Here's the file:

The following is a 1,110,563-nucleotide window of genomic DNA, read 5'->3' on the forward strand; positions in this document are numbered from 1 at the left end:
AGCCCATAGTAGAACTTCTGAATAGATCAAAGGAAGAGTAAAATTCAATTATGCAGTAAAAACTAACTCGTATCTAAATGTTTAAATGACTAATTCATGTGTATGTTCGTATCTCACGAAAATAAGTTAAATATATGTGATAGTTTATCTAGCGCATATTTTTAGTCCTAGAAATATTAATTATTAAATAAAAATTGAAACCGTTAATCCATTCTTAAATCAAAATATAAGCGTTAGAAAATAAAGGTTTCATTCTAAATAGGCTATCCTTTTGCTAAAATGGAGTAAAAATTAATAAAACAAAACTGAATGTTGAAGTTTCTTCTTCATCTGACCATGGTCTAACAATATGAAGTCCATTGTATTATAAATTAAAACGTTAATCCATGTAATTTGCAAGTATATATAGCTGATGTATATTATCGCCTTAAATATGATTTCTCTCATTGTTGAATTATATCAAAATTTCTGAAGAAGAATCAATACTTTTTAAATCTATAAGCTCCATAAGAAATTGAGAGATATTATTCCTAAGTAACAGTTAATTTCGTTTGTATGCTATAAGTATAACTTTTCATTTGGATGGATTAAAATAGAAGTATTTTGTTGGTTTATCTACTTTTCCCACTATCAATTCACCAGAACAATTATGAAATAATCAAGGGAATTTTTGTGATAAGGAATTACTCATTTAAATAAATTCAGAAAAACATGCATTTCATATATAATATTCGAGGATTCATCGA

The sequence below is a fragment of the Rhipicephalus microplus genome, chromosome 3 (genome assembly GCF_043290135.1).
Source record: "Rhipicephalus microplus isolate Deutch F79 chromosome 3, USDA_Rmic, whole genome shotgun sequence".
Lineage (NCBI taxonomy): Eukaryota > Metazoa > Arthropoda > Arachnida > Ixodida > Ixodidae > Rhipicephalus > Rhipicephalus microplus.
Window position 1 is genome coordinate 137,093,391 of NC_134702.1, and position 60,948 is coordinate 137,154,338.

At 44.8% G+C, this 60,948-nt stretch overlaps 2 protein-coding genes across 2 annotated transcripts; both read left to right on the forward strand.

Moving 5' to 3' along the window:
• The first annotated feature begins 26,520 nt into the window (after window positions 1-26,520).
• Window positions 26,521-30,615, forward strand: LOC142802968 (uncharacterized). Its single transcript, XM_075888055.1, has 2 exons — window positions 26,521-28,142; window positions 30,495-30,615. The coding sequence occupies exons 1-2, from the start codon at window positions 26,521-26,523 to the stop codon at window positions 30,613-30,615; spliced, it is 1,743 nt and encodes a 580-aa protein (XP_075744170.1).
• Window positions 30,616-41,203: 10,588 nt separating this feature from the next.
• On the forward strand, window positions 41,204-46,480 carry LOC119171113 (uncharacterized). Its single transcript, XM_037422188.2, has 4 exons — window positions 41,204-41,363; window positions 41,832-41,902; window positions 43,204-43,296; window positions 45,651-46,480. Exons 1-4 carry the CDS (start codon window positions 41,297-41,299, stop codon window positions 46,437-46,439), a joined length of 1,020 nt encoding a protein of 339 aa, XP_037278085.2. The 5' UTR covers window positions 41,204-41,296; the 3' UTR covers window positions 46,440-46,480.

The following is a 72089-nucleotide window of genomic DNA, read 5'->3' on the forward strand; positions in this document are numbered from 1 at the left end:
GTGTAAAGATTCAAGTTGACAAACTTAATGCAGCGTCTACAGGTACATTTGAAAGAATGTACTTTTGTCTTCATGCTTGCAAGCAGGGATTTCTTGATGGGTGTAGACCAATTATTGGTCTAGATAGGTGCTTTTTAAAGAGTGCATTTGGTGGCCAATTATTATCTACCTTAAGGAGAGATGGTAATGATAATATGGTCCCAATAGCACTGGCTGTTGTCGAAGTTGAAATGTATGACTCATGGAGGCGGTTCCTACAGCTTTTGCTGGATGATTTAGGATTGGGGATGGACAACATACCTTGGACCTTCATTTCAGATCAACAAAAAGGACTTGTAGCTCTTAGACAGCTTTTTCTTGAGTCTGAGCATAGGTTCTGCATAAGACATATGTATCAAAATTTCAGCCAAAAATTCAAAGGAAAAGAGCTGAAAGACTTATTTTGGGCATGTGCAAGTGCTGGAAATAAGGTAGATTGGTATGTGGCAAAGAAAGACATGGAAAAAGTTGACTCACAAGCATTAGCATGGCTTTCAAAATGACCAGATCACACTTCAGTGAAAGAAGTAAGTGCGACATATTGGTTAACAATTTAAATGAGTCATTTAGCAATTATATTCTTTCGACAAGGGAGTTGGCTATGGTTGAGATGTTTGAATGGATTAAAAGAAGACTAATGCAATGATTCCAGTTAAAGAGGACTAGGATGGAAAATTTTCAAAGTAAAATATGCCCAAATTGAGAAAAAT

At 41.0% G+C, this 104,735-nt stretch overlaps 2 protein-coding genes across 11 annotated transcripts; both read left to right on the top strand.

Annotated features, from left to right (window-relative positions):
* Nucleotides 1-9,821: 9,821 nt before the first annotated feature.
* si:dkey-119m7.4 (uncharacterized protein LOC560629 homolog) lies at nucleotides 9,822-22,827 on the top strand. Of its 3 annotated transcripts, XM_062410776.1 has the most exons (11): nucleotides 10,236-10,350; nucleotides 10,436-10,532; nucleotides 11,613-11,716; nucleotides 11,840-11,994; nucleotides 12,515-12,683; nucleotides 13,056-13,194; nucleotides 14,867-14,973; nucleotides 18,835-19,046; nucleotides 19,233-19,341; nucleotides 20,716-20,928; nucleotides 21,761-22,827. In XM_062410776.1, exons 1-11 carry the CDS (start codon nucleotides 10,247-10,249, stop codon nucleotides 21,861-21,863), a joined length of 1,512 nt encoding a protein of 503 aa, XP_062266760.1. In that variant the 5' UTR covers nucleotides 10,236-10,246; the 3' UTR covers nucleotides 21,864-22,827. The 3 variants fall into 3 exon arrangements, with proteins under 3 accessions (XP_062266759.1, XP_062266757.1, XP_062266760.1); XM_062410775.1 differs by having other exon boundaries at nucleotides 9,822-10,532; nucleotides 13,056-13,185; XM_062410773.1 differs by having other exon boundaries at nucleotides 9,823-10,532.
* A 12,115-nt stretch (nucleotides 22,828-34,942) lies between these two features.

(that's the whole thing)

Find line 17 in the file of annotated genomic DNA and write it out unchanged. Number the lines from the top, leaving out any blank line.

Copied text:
* Nucleotides 1-9,821: 9,821 nt before the first annotated feature.